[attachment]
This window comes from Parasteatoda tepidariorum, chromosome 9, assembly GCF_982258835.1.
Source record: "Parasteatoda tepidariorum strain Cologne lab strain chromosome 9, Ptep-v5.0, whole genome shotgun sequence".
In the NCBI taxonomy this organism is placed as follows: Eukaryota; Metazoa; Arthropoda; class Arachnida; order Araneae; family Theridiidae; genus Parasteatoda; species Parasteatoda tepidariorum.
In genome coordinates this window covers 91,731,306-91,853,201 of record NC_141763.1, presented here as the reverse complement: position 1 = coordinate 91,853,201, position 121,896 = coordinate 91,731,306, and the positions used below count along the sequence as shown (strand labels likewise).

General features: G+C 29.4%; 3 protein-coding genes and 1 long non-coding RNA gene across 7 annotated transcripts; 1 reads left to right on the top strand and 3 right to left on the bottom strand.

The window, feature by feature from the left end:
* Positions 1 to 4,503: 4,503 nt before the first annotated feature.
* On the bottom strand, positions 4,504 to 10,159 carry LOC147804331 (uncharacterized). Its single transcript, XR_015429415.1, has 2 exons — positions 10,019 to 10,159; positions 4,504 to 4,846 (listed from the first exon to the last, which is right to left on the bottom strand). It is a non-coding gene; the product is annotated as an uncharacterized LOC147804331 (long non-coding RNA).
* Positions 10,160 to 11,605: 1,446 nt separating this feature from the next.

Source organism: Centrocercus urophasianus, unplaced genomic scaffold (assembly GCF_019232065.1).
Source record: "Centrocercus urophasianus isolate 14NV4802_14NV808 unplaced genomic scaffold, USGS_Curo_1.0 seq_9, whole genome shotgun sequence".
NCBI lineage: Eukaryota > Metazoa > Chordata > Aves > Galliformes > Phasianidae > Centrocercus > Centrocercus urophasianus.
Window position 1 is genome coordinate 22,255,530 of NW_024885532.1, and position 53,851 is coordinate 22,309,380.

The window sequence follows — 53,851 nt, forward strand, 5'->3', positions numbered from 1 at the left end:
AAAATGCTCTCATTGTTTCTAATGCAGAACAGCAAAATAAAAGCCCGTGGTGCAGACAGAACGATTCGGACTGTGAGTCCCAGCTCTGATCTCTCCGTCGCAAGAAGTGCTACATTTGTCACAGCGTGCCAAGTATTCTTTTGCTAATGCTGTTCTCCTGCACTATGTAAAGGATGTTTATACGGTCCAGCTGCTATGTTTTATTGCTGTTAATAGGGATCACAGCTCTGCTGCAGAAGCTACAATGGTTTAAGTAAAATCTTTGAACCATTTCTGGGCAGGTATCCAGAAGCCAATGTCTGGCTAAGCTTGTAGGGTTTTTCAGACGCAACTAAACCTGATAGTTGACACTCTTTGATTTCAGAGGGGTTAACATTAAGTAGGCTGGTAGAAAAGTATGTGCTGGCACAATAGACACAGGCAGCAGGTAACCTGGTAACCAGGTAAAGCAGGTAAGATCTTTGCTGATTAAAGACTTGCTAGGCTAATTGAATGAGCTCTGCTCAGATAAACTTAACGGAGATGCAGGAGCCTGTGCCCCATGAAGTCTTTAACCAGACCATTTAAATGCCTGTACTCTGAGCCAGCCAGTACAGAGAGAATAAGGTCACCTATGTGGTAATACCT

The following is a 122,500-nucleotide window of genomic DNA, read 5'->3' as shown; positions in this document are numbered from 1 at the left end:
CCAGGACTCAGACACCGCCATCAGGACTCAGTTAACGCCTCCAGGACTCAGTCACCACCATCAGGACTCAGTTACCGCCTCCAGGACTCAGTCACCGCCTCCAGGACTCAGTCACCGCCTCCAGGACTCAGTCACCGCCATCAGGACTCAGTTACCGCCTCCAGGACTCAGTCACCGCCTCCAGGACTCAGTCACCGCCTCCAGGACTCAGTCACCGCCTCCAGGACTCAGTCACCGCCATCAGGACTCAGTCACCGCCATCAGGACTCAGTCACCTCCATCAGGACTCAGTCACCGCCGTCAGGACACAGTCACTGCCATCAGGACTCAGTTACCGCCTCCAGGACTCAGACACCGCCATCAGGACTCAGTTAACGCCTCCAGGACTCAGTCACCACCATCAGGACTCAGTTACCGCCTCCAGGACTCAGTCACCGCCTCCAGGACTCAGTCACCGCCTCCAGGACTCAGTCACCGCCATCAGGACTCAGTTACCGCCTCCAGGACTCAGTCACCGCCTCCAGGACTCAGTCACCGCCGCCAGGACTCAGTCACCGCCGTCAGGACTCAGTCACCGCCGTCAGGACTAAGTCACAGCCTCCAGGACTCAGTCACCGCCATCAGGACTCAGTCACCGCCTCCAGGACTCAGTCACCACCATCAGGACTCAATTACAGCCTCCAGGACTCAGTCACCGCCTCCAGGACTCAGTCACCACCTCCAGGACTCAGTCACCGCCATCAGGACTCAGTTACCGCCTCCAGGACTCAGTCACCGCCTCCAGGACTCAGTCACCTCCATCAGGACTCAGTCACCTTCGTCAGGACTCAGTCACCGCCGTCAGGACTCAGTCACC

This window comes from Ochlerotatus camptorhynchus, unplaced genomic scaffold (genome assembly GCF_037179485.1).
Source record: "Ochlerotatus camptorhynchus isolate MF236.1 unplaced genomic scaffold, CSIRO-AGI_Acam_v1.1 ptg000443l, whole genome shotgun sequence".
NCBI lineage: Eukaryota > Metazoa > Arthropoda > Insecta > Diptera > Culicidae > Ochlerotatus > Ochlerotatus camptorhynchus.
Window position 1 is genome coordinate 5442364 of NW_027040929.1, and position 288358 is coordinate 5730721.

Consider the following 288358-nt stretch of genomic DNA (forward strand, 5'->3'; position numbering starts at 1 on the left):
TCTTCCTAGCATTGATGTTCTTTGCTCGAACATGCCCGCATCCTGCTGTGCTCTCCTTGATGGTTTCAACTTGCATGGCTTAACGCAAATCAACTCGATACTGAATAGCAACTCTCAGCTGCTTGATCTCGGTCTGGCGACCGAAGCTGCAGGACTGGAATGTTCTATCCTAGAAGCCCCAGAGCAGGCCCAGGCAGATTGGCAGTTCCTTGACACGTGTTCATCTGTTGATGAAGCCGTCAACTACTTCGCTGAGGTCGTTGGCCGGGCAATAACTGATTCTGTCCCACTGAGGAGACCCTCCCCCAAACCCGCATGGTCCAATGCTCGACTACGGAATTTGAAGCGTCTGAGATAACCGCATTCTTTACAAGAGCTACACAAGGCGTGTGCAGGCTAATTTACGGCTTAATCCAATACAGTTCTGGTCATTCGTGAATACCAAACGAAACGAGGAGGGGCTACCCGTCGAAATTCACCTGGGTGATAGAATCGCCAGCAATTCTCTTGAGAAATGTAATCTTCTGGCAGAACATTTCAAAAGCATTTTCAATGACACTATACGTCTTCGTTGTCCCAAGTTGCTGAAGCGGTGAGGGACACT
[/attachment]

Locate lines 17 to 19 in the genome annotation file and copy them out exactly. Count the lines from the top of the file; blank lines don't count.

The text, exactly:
CCAGGACTCAGACACCGCCATCAGGACTCAGTTAACGCCTCCAGGACTCAGTCACCACCATCAGGACTCAGTTACCGCCTCCAGGACTCAGTCACCGCCTCCAGGACTCAGTCACCGCCTCCAGGACTCAGTCACCGCCATCAGGACTCAGTTACCGCCTCCAGGACTCAGTCACCGCCTCCAGGACTCAGTCACCGCCTCCAGGACTCAGTCACCGCCTCCAGGACTCAGTCACCGCCATCAGGACTCAGTCACCGCCATCAGGACTCAGTCACCTCCATCAGGACTCAGTCACCGCCGTCAGGACACAGTCACTGCCATCAGGACTCAGTTACCGCCTCCAGGACTCAGACACCGCCATCAGGACTCAGTTAACGCCTCCAGGACTCAGTCACCACCATCAGGACTCAGTTACCGCCTCCAGGACTCAGTCACCGCCTCCAGGACTCAGTCACCGCCTCCAGGACTCAGTCACCGCCATCAGGACTCAGTTACCGCCTCCAGGACTCAGTCACCGCCTCCAGGACTCAGTCACCGCCGCCAGGACTCAGTCACCGCCGTCAGGACTCAGTCACCGCCGTCAGGACTAAGTCACAGCCTCCAGGACTCAGTCACCGCCATCAGGACTCAGTCACCGCCTCCAGGACTCAGTCACCACCATCAGGACTCAATTACAGCCTCCAGGACTCAGTCACCGCCTCCAGGACTCAGTCACCACCTCCAGGACTCAGTCACCGCCATCAGGACTCAGTTACCGCCTCCAGGACTCAGTCACCGCCTCCAGGACTCAGTCACCTCCATCAGGACTCAGTCACCTTCGTCAGGACTCAGTCACCGCCGTCAGGACTCAGTCACC

This window comes from Ochlerotatus camptorhynchus, unplaced genomic scaffold (genome assembly GCF_037179485.1).
Source record: "Ochlerotatus camptorhynchus isolate MF236.1 unplaced genomic scaffold, CSIRO-AGI_Acam_v1.1 ptg000443l, whole genome shotgun sequence".